Maybe this isn’t what you are talking about though.

As regards your specific and inaccurate assertion about all “codes” being “breakable”, if P is not equal to NP then with a long-enough key length (and no errors in implementation) it is possible to create a cipher (note that codes and ciphers are different things) that cannot be broken by brute-force attack before the heat death of the universe. If (but only if) P is not equal to NP it follows that it takes so vastly less computer power to encrypt than to brute-force decrypt, and that the theoretical advantage will always be with the encryption. It remains the case that cipher may be theoretically “breakable” (unlike the one time pad) but not in any conceivable practical way.

I suggest you read Bruce Schneier’s

Applied Cryptographyif you would like a (fairly) readable introduction to how this all works. I’ve also written a few papers on legal aspects of cryptography that discuss a number of related issues (although not the P/NP issue) that you can find via the “My Publications” link just below the header to this blog.Which is what I said.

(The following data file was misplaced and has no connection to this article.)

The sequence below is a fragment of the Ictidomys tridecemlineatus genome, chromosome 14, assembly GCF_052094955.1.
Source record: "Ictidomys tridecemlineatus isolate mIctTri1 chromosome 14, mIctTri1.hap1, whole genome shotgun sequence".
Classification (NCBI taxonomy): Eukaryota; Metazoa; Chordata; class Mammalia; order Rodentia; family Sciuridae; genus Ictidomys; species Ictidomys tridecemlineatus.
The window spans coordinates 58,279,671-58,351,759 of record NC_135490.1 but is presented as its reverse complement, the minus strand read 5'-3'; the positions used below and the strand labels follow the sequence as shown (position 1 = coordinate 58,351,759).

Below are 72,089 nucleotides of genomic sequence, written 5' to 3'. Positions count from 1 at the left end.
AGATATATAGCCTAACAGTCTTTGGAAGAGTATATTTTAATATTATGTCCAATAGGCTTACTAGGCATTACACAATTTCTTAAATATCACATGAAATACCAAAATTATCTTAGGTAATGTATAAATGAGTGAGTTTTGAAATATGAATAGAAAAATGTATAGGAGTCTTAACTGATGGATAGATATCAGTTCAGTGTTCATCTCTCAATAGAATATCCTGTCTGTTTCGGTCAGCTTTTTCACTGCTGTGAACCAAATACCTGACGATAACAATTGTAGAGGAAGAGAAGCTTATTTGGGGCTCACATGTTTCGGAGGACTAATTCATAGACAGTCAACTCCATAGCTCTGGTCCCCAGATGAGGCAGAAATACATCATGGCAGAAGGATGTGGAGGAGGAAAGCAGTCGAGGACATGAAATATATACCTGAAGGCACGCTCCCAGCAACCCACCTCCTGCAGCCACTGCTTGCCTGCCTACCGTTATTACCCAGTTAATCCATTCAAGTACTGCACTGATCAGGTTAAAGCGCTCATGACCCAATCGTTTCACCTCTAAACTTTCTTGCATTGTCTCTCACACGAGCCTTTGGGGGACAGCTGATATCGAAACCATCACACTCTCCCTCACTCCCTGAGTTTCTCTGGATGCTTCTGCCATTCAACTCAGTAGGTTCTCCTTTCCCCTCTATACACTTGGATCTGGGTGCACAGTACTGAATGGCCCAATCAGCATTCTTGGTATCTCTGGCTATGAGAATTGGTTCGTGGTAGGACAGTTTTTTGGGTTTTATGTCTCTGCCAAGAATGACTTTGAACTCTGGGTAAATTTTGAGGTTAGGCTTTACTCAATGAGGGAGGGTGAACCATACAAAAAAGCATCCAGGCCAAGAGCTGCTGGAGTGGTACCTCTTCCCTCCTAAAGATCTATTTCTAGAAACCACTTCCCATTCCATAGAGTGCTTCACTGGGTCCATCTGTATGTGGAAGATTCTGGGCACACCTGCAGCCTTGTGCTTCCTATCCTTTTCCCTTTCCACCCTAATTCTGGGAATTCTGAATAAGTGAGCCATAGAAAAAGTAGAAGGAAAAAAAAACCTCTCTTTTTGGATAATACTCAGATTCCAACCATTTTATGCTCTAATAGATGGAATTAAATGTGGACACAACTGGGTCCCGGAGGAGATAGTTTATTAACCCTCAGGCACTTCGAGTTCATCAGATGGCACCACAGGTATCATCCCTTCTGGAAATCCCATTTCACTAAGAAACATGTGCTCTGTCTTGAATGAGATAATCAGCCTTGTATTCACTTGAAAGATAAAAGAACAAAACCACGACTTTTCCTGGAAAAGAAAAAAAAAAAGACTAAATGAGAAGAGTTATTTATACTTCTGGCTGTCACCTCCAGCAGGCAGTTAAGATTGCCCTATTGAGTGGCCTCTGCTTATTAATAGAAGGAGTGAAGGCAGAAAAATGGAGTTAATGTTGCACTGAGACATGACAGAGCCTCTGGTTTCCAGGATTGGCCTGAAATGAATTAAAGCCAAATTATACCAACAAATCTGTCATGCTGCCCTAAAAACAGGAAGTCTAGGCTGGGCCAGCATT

Distilled to essence: Excepting a one-time pad, every cipher can be broken. The way around that fact is to either use a one-time pad (often impractical), or use a key that prevents practical-time breaking. Breaking gets faster, so key gets longer to compensate.

In practice, many ciphers can be broken before their theoretical breakdown time because of misuse (very often) and the fact that information is not random. The human element.

That’s all I’ve been saying. Is there some disagreement that I’m unaware of?

Even specific uses of one time pads can be deciphered due to human error (reuse). See Venona.

That’s not what we security folks mean when we say “broken”. We mean learning the encryption key in less than the number of designed or specified operations. That’s the reason “heat death of the universe” is a limiting factor. Very hard time to exceed.

It seems to me that the Michael is correct. Vic is engaged in semantic quibbling about a field where he has neither expertise nor experience. (I’d say “lawyerly” quibbling, but that might be an insult to actual lawyers reading this discourse.)

Michael,

Have you read Scott Aaronson’s recent paper Why Philosophers Should Care About Computational Complexity Contact”? It’s full of good insights, as you would expect, and also has a short section on economics – he talks about bounded rationality, and the computational complexity of finding Nash equilibria.

Vic: Look at it this way. If we have a cryptographic protocol which provably takes exponential time to crack then a) yes I admit that cracking it is _computable_ but b) we can always increase the size of the key so that the solution time is greater than the age of the universe on the best available hardware (or even on the best physcially-possible hardware). If the code can be cracked in polynomial time then this isn’t possible. That is why P/NP is important.

That looks interesting, thank you!